Connect, Grow, Thrive

Winter 2017

Cover of journal issue Winter 2017

In this issue: This Winter 2017 edition of ETAS Journal brings in one issue this extraordinary portfolio of writings from many places around the globe by some of the most eminent writer-educators and passionate advocates of research literacy as a key to our professional and personal growth. Premised on the belief that research literacy is an essential and sustained part of what it means to be a teacher professional, this first of our two-part Special Supplement on Research Literacy – our modest contribution to fostering research literacy among English teachers – offers only a sampling of what is a vast and vibrant field of inquiry.

Editor´s Notes: One of the pleasant aims of a publication of our kind is to let readers immerse themselves in the collection of compelling articles that mirror the professional experience, intellectual rigour, and discerning critical perspectives of their authors. I am proud to say that in putting together this Winter edition of ETAS Journal, we have fulfilled just such an aim.

Writing about teacher action research, Pine (2009) had this to say: “A good research question leads to taking an action, to trying something out, to improving a teaching/learning situation, to implementing actions that can make a difference in the lives of students. ‘No action without research—no research without action.’ Even in those situations in which the goal of the research is to gain deeper knowledge and understanding of a student, such as in a case study or a descriptive review, it is assumed that the ultimate goal of such acquired knowledge and understanding is the improvement of one’s teaching or the advancement of student learning and/or development” (p. 239). This view sums up the theme of this issue and provides the philosophical underpinning for this Special Supplement.

In varying ways, our authors advance the thinking that the critique and integration of appropriate research to inform and evolve effective teaching strategies and learning practices is an essential requirement in facilitating greater learning outcomes. Individually, they draw attention to a number of key considerations, such as the importance of locating research within teachers’ everyday practice, supporting teachers’ agency by nurturing research literacy, and ensuring the sustainability of research practices. Collectively, they underscore the value of teachers engaging in, and with, research in order to be able to use research discerningly to inform their own practice. Together, they highlight the notion that to be research literate one needs to develop the skills to draw on, critically scrutinize, and integrate different kinds of evidence. At the same time, they encourage the use of new approaches and different analytic perspectives, stressing the positive gains and new insights that push our own understanding of who we are and how we teach.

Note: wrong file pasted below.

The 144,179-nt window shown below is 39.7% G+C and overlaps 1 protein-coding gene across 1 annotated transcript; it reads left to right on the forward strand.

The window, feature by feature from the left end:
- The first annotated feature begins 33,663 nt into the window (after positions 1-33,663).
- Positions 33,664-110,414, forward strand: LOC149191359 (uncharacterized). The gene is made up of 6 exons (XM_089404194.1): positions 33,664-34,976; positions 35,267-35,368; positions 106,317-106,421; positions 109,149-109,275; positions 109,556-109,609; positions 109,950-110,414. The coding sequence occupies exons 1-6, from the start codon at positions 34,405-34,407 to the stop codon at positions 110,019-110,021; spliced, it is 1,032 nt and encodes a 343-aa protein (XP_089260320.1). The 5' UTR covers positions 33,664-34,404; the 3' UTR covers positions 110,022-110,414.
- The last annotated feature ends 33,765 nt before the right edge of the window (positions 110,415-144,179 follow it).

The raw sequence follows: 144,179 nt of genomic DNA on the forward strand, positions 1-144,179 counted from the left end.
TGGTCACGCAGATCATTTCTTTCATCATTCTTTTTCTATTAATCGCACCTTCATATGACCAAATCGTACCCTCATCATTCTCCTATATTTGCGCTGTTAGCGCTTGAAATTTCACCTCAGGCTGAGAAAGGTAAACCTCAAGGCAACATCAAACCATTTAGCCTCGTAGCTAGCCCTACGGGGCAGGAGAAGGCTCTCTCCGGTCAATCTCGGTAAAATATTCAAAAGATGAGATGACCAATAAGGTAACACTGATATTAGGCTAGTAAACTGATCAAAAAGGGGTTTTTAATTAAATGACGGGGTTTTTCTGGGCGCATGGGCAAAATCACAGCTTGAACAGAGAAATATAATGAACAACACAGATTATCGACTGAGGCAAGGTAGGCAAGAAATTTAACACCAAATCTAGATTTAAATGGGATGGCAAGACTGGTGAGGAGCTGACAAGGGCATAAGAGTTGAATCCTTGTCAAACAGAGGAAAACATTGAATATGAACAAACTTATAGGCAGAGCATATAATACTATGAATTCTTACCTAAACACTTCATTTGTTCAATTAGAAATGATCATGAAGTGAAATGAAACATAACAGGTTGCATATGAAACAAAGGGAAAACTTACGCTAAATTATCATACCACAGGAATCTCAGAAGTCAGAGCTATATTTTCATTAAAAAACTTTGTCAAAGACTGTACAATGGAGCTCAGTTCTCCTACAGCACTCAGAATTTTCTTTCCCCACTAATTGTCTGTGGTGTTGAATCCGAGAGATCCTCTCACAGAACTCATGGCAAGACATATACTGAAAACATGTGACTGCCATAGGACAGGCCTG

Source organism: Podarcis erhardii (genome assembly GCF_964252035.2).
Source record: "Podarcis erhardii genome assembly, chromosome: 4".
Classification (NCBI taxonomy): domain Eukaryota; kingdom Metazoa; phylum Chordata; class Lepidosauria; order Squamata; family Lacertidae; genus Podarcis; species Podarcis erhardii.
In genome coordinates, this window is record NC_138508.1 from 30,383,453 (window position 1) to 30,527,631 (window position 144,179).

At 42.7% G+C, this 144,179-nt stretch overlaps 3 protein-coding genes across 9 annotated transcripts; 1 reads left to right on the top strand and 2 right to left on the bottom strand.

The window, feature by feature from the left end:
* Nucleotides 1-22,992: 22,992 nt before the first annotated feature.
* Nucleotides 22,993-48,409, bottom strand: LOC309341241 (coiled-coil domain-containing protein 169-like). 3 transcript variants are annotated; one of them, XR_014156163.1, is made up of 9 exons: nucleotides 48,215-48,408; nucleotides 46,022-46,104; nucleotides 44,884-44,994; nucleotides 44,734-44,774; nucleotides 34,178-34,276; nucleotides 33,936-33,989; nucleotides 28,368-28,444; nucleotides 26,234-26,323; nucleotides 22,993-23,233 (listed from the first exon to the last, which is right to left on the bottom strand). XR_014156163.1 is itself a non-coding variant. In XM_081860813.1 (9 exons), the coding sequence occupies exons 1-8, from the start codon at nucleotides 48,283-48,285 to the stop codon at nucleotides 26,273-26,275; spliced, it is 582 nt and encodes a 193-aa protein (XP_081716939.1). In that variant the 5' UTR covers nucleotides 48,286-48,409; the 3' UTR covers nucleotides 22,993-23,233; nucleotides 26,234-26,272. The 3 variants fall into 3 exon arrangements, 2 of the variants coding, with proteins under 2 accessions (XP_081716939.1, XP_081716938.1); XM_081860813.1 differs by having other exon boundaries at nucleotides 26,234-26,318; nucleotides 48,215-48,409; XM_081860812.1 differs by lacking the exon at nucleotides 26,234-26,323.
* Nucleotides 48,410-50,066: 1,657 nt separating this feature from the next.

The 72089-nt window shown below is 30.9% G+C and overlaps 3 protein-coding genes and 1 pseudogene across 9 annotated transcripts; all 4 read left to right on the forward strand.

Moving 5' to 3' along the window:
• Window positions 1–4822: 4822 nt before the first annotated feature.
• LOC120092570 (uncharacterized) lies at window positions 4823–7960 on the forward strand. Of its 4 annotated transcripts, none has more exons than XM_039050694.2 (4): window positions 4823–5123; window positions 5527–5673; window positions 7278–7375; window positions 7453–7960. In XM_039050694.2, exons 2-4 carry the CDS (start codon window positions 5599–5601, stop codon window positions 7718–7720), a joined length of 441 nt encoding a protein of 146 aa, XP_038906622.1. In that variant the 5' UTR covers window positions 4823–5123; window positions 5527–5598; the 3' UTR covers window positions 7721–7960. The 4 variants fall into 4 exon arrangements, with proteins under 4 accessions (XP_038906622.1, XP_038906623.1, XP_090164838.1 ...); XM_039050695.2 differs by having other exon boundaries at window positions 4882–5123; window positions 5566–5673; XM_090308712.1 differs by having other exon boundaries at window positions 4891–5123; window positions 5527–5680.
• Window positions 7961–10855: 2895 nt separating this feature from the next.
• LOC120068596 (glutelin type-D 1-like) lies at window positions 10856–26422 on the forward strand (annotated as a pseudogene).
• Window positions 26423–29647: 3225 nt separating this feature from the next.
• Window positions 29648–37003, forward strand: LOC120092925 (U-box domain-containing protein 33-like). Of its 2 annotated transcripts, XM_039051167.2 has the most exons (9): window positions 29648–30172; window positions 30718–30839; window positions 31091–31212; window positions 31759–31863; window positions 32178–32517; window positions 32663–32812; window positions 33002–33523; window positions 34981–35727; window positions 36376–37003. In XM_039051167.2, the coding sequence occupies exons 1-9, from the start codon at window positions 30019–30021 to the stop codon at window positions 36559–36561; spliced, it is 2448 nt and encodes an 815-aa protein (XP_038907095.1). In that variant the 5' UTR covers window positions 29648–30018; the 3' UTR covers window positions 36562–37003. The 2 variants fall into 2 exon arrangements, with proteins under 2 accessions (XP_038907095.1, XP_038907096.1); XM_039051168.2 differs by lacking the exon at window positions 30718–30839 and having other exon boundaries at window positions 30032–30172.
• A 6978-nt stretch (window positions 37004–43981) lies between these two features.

Content Overview

SPECIAL SUPPLEMENT – Research literacy: Supporting teacher research in English Language Teaching

 Foreword / Daniel Xerri

 INSIGHTS

     ‘A classroom is a centre of inquiry in all its forms’: Thomas S. C. Farrell on teacher research / Daniel Xerri

 SUPPORTING TEACHER RESEARCH IN ENGLISH LANGUAGE TEACHING

   Teacher-research in second language education / David Nunan

   Helping language teachers to produce ‘quality’ research / Mark Wyatt

   Developing teacher research competence: Simpler than you think, more necessary than you realise / Achilleas Kostoulas

   The centrality of story in teacher inquiry / Gary Barkhuizen

   Engaging in enquiry: Tracing the trajectory of a research project / Hanna Brookie and Cynthia White

  ‘We can also be researchers’: Teacher research in initial English language teacher education / Darío Luis Banegas

   Supporting teachers’ action research: Ten tips for educational managers / Anne Burns

PERSPECTIVES

     ‘Breaking boulders into pebbles’: Christine Coombe on teacher research / Daniel Xerri

INSPIRED/INSPIRING PRACTICES: VOICES FROM ETAS

   The mental lexicon and their implications for EFL teaching: Some insights / Stefan Kneubühler

   Enhance your teaching with corpus linguistics / Alison Wiebalck

   High school project: Increasing students’ intercultural awareness through language biographies / Orbal Jones

   The practical benefits of doing a Master’s degree / Ben Hoyt